For some writers, we’re able to make some type of writing our day job. So long as this much writing doesn’t “kill your creativity,” as Kerri Majors says in This is Not A Writing Manual, it can be great. But no matter how great it is, you’ll probably get stuck with an assignment that makes you want to claw your eyes out. After years as a writing student, a blogger, a journalist, a public relations writer, and now a tourism marketing writer, I’ve begrudgingly had to acknowledge how some of these assignments I hated came in handy.
1. IMITATIONS OF STYLE
Lesson taught: senior year of high school, various fiction and creative nonfiction classes in college
“Imitations of Style” was a pain for everyone. You take the piece of writing you want to imitate, and you type out the whole thing verbatim. Many of my classmates copied and pasted from the internet to save themselves from a little tedium. After the whole thing is copied, you write your own imitation piece. Depending on the class, you either wrote an original piece in the other author’s style, or you rewrote the author’s piece in an alternative style.
From E.B. White’s Once More To The Lake, I wrote a memoir piece titled “Lost and Unlost.” From Gustave Flaubert’s Madame Bovary, I wrote the short story “A Rose of Success.” There are half a dozen more imitations on my computer. One of those pieces reached publication, but otherwise there were no benefits.
Lesson learned: working in public relations
In PR, my duties varied widely. When writing press releases, everything had to be in the company’s branded voice. For certain individuals, I had to draft their quotes for press releases, blog posts, and responses to emails. Every blog post had to have the brand’s voice, but different from the press releases.
There was no manual on how to do any of that, let alone what distinguishes each voice. I had an assignment and an immediate deadline. So I did the first thing that popped in my head: pull up old press releases/articles where person X is quoted/blog posts, and retype them. Doing this gave me a feel for the voices I needed to write in—cadence, sentence structure and length, type of vocabulary, and what sort of information they wanted to highlight. Once I picked it up and practiced, it got difficult to pick out which parts I wrote from the rest.
2. FRAME EVERYTHING TO SOUND POSITIVE
Lesson taught: working in public relations
This was always a pet peeve of mine. I would receive edits on blog posts that said to make everything sound more positive. Make it more peppy and upbeat. A coworker used to do this by adding puns and snappy final lines while I continued banging my head against a wall. Everything had to sound like the best thing since macaroni married cheese.
Lesson learned: working in tourism marketing
While writing a brief guide to beaches in the area, I had to include some of the most important rules visitors should know. Some beaches allow dogs or alcohol while others don’t. Several prohibit glass containers of any kind, and violators face huge fines. But one beach has more rules than the others. My first few drafts sounded like, “This beach does not allow fun of any sort between 10 a.m. and 6 p.m., but it’s here if you’re into that sort of thing.”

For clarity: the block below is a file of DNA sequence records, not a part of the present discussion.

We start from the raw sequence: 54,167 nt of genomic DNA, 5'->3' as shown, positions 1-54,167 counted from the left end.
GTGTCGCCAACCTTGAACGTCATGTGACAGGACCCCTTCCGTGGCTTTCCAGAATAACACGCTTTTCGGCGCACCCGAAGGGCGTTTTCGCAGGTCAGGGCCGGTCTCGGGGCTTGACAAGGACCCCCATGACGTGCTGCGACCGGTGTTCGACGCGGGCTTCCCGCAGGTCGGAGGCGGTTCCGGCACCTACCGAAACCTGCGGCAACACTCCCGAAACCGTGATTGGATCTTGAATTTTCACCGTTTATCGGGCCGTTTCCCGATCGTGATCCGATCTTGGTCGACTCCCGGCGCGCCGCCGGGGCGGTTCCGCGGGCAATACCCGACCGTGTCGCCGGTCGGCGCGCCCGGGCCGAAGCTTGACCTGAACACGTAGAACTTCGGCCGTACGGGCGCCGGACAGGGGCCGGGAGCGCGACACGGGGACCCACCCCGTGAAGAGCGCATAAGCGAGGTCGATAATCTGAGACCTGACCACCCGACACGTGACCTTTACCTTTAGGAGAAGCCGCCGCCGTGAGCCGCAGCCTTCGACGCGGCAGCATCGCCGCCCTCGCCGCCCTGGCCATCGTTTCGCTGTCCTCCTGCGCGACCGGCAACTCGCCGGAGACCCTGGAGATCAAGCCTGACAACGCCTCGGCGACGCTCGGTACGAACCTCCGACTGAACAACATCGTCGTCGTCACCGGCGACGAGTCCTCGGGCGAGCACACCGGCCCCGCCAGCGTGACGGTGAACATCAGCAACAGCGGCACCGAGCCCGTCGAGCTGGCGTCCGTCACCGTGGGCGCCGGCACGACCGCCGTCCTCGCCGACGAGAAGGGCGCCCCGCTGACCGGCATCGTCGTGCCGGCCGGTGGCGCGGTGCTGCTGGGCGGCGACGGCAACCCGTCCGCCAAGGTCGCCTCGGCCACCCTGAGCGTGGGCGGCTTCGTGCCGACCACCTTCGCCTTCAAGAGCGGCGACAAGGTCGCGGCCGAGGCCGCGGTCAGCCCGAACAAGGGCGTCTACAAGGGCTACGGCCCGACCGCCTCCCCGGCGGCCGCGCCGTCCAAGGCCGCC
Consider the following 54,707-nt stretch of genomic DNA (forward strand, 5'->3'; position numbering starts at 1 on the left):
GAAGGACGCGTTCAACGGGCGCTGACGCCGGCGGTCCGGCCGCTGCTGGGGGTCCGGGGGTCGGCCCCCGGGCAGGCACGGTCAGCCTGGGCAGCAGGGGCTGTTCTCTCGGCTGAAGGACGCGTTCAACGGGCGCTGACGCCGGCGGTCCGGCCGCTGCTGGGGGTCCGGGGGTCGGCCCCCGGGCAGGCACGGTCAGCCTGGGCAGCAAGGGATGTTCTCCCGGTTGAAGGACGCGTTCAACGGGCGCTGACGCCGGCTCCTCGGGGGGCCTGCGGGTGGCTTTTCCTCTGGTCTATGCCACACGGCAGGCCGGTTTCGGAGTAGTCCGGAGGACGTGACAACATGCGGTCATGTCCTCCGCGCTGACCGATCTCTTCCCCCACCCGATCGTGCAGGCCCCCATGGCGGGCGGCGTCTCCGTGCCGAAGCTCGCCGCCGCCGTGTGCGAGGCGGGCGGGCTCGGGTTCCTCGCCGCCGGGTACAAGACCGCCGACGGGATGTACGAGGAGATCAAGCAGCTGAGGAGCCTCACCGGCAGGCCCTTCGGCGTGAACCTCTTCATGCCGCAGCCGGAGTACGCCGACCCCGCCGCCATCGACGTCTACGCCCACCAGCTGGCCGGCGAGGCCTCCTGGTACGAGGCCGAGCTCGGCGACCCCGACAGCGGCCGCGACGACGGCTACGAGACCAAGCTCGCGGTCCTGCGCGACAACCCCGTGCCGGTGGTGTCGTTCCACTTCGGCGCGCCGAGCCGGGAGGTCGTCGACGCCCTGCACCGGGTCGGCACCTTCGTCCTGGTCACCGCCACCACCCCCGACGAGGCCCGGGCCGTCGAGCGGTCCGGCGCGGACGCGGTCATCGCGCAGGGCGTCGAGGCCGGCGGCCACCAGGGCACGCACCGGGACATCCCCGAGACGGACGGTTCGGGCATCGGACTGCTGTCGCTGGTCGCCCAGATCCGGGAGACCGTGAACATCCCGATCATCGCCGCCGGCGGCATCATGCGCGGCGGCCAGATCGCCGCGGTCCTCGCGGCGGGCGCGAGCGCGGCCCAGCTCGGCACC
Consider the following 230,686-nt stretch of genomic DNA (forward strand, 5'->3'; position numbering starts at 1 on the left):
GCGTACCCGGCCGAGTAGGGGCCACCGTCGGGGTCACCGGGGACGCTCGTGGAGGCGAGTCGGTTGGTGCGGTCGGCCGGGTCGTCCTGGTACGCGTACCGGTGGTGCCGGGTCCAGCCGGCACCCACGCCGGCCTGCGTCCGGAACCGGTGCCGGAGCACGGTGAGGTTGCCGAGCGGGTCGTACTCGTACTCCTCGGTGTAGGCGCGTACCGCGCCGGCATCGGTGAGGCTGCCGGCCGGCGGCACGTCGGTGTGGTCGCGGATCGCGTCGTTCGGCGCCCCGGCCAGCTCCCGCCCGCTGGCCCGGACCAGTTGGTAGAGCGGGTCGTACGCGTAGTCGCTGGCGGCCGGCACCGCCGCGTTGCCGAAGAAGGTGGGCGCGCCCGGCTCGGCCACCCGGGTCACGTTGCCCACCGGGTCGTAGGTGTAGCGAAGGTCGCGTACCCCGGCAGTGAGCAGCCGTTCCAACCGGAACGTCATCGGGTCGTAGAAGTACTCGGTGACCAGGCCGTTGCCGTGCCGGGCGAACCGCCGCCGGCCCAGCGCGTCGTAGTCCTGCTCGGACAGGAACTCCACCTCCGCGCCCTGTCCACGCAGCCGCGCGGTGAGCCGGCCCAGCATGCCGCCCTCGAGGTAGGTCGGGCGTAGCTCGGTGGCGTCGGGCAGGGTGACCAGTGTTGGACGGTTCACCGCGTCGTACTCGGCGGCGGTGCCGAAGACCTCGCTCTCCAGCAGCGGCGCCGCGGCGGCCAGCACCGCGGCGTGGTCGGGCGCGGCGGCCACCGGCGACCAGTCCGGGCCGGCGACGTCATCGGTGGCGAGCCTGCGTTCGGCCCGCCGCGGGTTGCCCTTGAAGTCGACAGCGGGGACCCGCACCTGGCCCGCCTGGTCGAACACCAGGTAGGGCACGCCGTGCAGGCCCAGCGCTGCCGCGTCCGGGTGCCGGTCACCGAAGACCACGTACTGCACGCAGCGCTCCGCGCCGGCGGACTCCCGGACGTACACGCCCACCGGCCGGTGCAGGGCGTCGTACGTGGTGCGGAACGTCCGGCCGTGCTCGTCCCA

It took some finesse, but I described the beach as the ideal location for people who just want to swim or relax in the sun without having to worry about getting hit by a frisbee. Thankfully, I managed to do so without a single pun.
3. TRANSCRIBE THE WHOLE INTERVIEW
Lesson taught: high school and college journalism
At my college journalism job, a writer desperately needed help editing her article. I asked for her interview notes and transcription and was shocked to see that she hadn’t taken any notes during the interview. Worse, though, was her transcription. Instead of typing out what her source had said, she made bullet points and summarized what she felt had been important. The worst was that she had made up the majority of quotes she’d used in her article.
With our deadline upon us—hers to finish writing the article, and mine to edit and post it online—there wasn’t much I could do besides take over. I put on her headphones and transcribed every word her source said. After pulling all the information the article needed and the best quotes, it took 20 minutes to complete the article. It has always been my method to write articles this way, but I do so because it works for me.
Lesson learned: working in tourism marketing
During my time in PR, sometimes there wasn’t time to record and transcribe a whole interview or presentation. I relied only on my notes. During an interview for one of my first articles, I got my source comfortable by asking him about the history of the building he owned. The first 45 minutes of our recorded interview was full of the building’s history, some personal anecdotes, and several first- and second-hand accounts of ghost sightings. This is Savannah, after all.
That put all the facts I needed for my article in the last 15 minutes of our conversation. It took me about four hours to transcribe the interview. Maybe I could have saved time by skipping past the ghost parts. Part of me wondered if there might be some place for those stories in my article. In the end, I transcribed them because I thought they were amazing. When I related some of the ghost stories to a coworker, she was ecstatic. Local ghost stories are perfect for our publications.